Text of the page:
Accounting for Education in Earnings Inequality: New Evidence From Survey-Linked Administrative Data

Michael Carr, University of Massachusetts Boston
Emily Wiemers , University of Massachusetts Boston

This paper uses survey-linked administrative earnings data to document trends since 1980 in short-run and long-run earnings inequality and intragenerational earnings mobility. Consistent with other work, we find large increases in top-end residual inequality in both short- and long-run earnings. However, while there is a small decline in short-run residual inequality at the bottom of the distribution, consistent with polarizing earnings, there is a substantial increase in bottom-end residual inequality in long-run earnings. However, given that the educational and gender composition of the labor force has changed considerably, we follow the wage inequality literature and employ a kernel reweighting method to assess the impact of the education by gender composition on this trend. Preliminary results from this counterfactual exercise demonstrate that the bulk of the rise in cross-sectional earnings inequality is due to a changing distribution of within group prices, not changes in the characteristics of the labor force.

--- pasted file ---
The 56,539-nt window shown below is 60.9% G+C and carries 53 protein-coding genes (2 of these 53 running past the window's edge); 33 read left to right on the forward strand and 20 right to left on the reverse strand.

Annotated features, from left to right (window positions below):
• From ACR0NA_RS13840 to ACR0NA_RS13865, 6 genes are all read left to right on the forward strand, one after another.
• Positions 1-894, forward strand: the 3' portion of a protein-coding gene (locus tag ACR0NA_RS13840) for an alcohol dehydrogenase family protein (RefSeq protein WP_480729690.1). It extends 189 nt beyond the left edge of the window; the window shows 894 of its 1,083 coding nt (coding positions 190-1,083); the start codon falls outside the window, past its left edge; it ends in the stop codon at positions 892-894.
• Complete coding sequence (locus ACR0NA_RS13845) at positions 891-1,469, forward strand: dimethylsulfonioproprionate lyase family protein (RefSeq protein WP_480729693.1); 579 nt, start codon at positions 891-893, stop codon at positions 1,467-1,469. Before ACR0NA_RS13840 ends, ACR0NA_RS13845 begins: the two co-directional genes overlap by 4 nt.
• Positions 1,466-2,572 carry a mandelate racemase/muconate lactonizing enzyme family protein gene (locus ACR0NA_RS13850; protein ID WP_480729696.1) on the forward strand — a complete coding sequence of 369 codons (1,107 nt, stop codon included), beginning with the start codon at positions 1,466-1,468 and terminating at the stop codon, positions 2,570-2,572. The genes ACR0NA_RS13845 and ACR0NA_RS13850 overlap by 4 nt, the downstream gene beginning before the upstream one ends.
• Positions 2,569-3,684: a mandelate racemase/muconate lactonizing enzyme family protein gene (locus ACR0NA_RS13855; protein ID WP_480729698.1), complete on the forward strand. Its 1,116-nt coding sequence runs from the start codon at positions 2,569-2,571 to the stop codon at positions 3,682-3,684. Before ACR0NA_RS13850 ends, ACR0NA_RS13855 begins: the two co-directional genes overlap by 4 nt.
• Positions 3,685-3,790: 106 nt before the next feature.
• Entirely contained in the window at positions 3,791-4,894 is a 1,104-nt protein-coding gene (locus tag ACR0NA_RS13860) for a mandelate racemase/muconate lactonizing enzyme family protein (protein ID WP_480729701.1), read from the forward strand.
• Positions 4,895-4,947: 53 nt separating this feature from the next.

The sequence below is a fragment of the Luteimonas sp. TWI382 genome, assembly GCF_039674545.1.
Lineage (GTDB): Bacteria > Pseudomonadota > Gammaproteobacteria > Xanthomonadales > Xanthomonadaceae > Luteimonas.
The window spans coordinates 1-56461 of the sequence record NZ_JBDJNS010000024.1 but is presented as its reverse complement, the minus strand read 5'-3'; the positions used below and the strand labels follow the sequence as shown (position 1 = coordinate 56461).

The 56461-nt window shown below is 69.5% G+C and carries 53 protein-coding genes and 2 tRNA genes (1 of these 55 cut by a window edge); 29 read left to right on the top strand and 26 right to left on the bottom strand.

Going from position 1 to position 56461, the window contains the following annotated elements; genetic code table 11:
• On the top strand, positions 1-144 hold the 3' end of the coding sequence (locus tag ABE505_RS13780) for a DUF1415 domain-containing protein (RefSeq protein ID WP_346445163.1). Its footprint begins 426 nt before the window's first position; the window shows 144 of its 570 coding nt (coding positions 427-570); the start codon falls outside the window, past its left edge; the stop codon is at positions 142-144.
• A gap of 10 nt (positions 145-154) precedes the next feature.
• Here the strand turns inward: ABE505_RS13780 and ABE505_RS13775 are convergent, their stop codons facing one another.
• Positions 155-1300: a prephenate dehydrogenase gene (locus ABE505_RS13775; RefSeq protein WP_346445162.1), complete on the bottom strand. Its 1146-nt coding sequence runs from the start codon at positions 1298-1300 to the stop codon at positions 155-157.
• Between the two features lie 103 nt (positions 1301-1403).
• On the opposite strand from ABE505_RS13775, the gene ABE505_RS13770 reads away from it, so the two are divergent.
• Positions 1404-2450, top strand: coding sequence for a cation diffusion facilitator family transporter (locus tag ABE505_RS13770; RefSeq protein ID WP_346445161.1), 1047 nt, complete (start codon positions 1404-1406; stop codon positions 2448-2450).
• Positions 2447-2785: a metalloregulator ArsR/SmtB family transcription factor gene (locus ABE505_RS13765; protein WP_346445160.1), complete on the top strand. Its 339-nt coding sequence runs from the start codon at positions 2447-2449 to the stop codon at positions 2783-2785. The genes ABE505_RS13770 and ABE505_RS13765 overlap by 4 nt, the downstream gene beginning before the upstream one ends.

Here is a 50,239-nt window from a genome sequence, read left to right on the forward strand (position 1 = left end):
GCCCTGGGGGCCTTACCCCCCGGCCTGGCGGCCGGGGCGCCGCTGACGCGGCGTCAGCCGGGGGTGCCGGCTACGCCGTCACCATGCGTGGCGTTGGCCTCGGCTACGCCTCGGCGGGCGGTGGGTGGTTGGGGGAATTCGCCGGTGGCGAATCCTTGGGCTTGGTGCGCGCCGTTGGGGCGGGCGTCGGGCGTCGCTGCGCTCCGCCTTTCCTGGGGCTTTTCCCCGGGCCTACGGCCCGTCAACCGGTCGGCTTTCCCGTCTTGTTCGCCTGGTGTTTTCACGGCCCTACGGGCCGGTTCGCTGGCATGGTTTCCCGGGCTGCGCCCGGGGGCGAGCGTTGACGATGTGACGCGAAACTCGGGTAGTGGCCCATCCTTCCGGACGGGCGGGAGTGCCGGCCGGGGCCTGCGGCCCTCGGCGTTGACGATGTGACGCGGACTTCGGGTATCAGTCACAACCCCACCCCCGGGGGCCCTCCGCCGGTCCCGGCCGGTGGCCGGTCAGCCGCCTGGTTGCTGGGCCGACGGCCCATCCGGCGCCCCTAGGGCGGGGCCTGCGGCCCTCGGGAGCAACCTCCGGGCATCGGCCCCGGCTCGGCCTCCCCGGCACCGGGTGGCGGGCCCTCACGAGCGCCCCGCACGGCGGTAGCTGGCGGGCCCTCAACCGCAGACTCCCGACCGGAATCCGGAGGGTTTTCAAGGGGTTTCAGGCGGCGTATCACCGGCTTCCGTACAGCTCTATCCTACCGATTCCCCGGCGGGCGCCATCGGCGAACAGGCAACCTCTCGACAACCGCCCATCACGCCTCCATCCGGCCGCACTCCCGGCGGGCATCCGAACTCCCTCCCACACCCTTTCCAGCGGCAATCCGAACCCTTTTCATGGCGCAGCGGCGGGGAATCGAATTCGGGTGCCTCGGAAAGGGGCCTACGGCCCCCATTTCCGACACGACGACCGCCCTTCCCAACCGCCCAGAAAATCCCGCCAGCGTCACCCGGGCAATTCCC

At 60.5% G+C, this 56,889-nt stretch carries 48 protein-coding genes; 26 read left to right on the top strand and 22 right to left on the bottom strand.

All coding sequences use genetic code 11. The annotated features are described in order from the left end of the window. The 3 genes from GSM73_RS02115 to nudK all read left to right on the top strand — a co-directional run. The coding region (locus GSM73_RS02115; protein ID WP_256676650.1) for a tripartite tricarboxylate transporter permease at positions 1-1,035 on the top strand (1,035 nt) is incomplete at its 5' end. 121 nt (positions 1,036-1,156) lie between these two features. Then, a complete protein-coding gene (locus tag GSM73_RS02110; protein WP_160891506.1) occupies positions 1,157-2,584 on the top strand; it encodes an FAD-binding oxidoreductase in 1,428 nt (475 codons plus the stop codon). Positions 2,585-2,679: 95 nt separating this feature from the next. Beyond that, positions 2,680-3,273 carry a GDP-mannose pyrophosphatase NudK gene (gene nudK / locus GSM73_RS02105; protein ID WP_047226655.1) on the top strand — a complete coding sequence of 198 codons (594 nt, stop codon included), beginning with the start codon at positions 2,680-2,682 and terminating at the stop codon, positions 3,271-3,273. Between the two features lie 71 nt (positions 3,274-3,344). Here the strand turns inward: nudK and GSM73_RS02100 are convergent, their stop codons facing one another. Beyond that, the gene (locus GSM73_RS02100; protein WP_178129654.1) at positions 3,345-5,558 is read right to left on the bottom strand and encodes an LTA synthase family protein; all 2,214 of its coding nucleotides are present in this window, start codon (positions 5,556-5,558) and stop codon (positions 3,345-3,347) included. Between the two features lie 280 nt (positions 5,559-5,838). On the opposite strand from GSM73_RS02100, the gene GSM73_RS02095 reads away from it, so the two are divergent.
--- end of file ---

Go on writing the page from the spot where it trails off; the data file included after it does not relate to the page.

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 Presented in Session 251. Population Structure and the Labor Market